It’s about having a steady stream of individuals who could genuinely move you to tears in two minutes with an authentic, compelling story or personal experience of why your work is needed.

Like the community organizer at one of our advocacy organizations who knew just the three questions to ask me to take me back to a time in my own life when I had witnessed or experienced injustice and had failed to take action.

It’s about the authentic, continually “refreshed” engagement of individuals who breathe so much life into your organization that, even if they never personally need your services, they are passionate about that need being met in the community.

It’s about being able to leave your organization knowing that dedicated people are looking after it wisely, growing it appropriately, and above all, holding the organization true to its main purpose: fulfilling its overarching mission.

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Engaging Your Board in the Benevon Process

“I’ll do anything to help you—except fundraising!”

How often have you heard this from a board member? Most board members have been around the block a time or two and they presume “fundraising” refers to what Benevon calls “strong-arming the Rolodex.”

Staff must tell board members, from the outset, that there is no requirement in our model for any board member to ever ask anyone for money.

The permission-based Benevon Model suggests three roles for board members. Each of these roles is entirely optional and honors your board members’ commitment to your mission:

  1. Serve as an Ambassador by hosting a private Point of Entry Event for a group of ten or more friends or colleagues. Once your board members have attended your sizzling Point of Entry Event, they will this powerful one-hour event to educate and inspire people, without ever talking about fundraising. ‌‌

    ‌If your board members did nothing more than host one Point of Entry Event each year, they would have made an enormous contribution to the future of the organization.
  2. Thank your recent happy donors. Give board members a list of individual donors from the prior month to call and thank. Leaving a voicemail message is permissible. It won’t take long for board members to realize the positive impression this call makes on each donor who may never have received any personal communication from the organization, let alone from a board member!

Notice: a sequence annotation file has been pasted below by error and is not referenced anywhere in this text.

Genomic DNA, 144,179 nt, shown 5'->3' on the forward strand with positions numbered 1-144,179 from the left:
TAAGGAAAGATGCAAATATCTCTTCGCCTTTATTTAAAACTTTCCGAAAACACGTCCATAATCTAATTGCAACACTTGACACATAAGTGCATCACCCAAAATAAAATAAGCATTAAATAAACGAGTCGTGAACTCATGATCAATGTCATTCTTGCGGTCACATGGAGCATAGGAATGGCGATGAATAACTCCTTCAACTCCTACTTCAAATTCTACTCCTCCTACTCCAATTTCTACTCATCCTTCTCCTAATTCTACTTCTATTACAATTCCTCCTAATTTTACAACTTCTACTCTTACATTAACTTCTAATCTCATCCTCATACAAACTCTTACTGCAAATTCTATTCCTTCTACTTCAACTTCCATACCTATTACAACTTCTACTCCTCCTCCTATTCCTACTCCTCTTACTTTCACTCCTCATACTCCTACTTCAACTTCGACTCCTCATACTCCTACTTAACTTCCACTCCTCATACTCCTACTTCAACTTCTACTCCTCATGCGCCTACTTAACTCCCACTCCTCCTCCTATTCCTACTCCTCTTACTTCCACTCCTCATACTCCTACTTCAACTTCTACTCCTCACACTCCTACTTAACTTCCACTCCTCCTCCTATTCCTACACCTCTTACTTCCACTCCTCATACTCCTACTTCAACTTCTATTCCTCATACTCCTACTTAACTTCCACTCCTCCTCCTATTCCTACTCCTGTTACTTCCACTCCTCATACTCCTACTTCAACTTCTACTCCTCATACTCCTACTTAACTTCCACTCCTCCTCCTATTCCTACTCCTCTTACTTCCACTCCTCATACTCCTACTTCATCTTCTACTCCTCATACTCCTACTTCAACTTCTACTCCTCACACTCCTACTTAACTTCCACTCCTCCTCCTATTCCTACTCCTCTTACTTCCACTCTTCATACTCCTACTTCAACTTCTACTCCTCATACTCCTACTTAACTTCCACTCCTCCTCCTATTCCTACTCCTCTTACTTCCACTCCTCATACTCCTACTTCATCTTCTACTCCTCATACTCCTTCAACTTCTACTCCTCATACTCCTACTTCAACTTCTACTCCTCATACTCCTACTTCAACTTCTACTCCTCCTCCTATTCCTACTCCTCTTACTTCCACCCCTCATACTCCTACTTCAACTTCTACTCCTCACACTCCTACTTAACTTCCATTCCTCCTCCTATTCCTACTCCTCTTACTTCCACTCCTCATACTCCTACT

‌Again, not all board members will want to do this, but once a few members report on the experience at the next monthly board meeting, others may offer to jump in.
  3. Give money themselves. It will come as no surprise to you or your board that your funders and donors will assume that everyone on the board makes an annual financial contribution. While there is no prescribed amount expected in our model, 100% board giving is a requirement.

    ‌Once you have established your Multiple-Year Giving Society, these will be the same levels you can suggest to your board members, without pressuring them in any way to give at any level.

    ‌The more your board members can experience the permission-based power of the Benevon Model firsthand, the more readily they will introduce others and get more involved themselves. Soon they will be thanking you and saying “this has helped me remember why I got involved with this organization in the first place. It makes me proud to be a board member here.”
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Meaningful To-Dos for Board Members

Meaningful To-Dos for Board Members

Here are eight easy and meaningful things for board members to do to advance your organization’s individual giving program:

  1. Speak positively about your organization with the people in their day-to-day lives. Talk about the good work you are doing and share their genuine passion for your work.
  2. Attend a Point of Entry Event at least once a year to update their knowledge of your program and get re-inspired. Give you their honest feedback afterwards.